The concurrence process and funding plans will disclose points of difference that may reflect quality problems, as well as differences in opinions among investigators. (MES Matrixes will help dispel the differences.)

    Make sure the testers are familiar with the MES Matrix and your EB needs for the Matrix before they begin their testing or examination. If feasible, show them gaps or event scenario they will be addressing, to help them focus on the needed outputs.

    The Table 6-1 Check List can be used for quality assurance reviews, as a memory jogger. For many tests, it may be desirable to specifiy conformance with standards available from organizations like ASTM, for example, in the plan.

    Table 6-1. Test Plan Review Check List

    (attach to or make part of Test Plan where feasible.)

    Test/examination objectives support description or explanation of hypothesized scenario
    Physical objects to be examined are concretely defined.
    General test approaches documented - including priorities.
    Test/examination procedures to be followed are accurately defined and documented.
    Interpretation of results documented.
    Schedule of testing tasks specified.
    Distribution of deliverables specified.
    Disposition of tested objects resolved.
    Funding of test work negotiated and documented.
    Responsibility for and handling of Media inquiries defined.
    Safety precautions identified and documented.
    Acceptance procedure defined and staffed.
    Concurrence confirmed by signatures of participants.

    Part 4. Attachment I

    Examples Of Methods Used To
    Extract Data From Things During Investigations

    Note: Do not confuse these data extraction methods with data analysis methods. Extraction methods only give you raw data to create event building blocks; analysis methods use the extracted data to get to an understanding of the process being investigated..


    A useful source of testing protocols is the ASTM. The ASTM offers a set of standards for various kinds of general test methods (ASTM Volume 14.02, General Test Methods; Chromotography; Forensic Sciences; Terminology; Conformity Assessment; Statistical Methods, July 2003) that is quite extensive.

    The follow list is intended to provide a sense of the variety of test types that might be considered candidates to specify to acquire needed data for EBs.

    (Add your own as you learn of new methods.)
    1. Visual inspection for residues, deviations from blueprints, deformations, etc.

    2. Radiographic inspection techniques, including x-ray, fluoroscopy, and other radiographic scanning techniques

    3. Reconstruction of surviving parts in mock-ups

    4. Microphotography of parts, residues, etc.

    5. Electron microscopic examination of parts, residues, surfaces, etc.

    6. Char pattern inspections for burned parts

    7. Scratch mark inspections for material displacement or removal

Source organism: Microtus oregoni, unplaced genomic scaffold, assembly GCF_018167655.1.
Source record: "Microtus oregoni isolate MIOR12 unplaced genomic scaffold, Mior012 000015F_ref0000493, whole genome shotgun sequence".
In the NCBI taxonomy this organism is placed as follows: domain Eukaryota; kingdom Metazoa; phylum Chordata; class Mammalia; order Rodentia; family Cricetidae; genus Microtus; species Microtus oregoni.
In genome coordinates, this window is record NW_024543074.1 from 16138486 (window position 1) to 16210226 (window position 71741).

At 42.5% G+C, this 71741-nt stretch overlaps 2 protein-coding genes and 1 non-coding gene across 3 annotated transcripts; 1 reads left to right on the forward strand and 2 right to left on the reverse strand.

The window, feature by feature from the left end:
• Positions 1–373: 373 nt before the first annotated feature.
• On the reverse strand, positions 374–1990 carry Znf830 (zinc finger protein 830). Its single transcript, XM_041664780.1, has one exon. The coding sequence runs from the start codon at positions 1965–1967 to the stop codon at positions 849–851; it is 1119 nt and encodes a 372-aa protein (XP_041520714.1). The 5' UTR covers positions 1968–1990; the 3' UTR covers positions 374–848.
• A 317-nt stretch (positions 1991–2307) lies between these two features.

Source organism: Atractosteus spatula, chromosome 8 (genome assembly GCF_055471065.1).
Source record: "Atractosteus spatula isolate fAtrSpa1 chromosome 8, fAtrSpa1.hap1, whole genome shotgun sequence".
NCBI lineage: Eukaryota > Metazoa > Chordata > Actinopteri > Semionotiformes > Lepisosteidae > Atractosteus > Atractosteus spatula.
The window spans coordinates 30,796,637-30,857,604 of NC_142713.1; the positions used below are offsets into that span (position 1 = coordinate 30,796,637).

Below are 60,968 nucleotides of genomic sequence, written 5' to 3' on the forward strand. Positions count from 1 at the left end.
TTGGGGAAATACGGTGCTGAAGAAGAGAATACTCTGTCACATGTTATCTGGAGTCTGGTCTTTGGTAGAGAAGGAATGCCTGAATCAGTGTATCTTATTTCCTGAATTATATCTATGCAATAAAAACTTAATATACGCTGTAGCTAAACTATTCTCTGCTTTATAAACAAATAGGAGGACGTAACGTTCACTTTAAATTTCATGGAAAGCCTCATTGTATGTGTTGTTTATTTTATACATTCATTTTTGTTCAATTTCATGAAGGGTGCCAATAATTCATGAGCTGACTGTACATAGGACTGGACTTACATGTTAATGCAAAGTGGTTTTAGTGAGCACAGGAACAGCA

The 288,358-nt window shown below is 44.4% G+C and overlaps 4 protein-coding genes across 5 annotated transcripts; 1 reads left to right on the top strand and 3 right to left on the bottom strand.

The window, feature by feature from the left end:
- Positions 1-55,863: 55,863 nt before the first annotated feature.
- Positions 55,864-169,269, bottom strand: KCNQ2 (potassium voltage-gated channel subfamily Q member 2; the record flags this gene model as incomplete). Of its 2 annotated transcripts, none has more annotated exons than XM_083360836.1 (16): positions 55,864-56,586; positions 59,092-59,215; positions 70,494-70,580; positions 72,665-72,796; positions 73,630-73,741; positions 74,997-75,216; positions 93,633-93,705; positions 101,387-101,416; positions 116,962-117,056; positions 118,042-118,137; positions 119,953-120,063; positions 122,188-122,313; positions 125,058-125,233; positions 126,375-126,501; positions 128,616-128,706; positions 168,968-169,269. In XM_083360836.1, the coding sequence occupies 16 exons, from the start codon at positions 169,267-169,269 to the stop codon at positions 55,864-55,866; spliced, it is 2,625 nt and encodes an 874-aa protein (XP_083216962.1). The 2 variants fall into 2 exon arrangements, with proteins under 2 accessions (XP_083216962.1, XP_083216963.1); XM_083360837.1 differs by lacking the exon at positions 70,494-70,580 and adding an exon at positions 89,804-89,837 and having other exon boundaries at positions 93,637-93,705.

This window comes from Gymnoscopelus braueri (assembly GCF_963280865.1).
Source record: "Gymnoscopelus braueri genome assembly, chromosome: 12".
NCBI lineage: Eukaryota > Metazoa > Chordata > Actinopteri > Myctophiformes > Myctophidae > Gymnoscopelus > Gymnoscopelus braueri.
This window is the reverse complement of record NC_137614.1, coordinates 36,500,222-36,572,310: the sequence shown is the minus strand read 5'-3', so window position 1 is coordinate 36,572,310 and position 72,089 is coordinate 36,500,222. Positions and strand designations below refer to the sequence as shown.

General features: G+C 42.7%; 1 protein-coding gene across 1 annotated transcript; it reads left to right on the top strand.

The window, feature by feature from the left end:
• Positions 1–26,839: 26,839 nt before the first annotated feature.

8. Weighing techniques for deposition or removal of material

    9. X-ray diffraction examination of crystalline structures

    10. Thermal gradient inspection techniques for examination of evidence of temperature gradients experienced by materials

    11. Stress pattern inspection techniques for evidence of directions of stressors, deformation of stressees

    12. Ultra-violet or infra-red photographic examination for evidence of changes of state, blood, tissue

    13. Electrical conductivity/resistance tests (if arcing not involved)

    14. Flow tests for viscosity, angle of repose, air-entrainment data

    15. Dimensional analysis documentation to identify changes from as-new condition

    16. Dye-penetrant or magnetic inspection for cracks, defects

    17. Lubricity tests to identify lubricant service performance data

    18. Operating test of subsystem to identify operating parameter data, performance data

    19. High-speed photography of operating subsystem to observe timing, nature of process

    20. Forensic fingerprinting analyses

    21. Computer-generated graphical models from event data recorders

    22. Add your own here)

    Destructive test examples

    1. Wet chemical, gas chromatographic, infra-red spectrum, and other chemical test methods to identify chemical constituents

    2. Chemical tests to identify properties of chemicals, such as pH (acidity/alkalinity) tests, miscibility, reactivity with other materials, etc.

    3. Physical tests for melting points, boiling points, freezing points; gas, liquid or solid densities; etc.

    4. Metallurgical tests such as charpy, bend, tensile test methods

    5. Micrometallurgical, x-ray and microphotographic inspections of specimens cut from parts

    6. Thermal testing of materials for char pattern data, effluent gas data, rate-of-burn data, residue confirmation data, extinguishability data, BTU content, heat of combustion, decomposition rates

    7. Simulation or reenactment of collision, fire, explosion, etc., to reproduce debris, residues

    8. Flash point and auto-ignition tests to determine ignition temperature data for liquids, gases, dusts, powders, etc.

    9. Toxicological tests for toxicity data; asphyxiation tests for concentration/effects data

    10. Chemical liquid and gaseous exposure corrosion tests for material degradation data

    11. Polymerization/decompositiion tests for material reaction data

    12. Crystal growth tests to identify environment at time of crystal formation

    13. Incubation tests for etiologic and infectious agents

    14. Electrical flow, conductivity, resistance, arcing, and related tests for electrical behavior

    15. Air buoyancy tests for mixing, fall-out and dispersion data

    16. Proof pressure testing of components to destruction to validate design assumptions

    17. DNA, type and other blood tests

    18. Destructive char and thermal residue analyses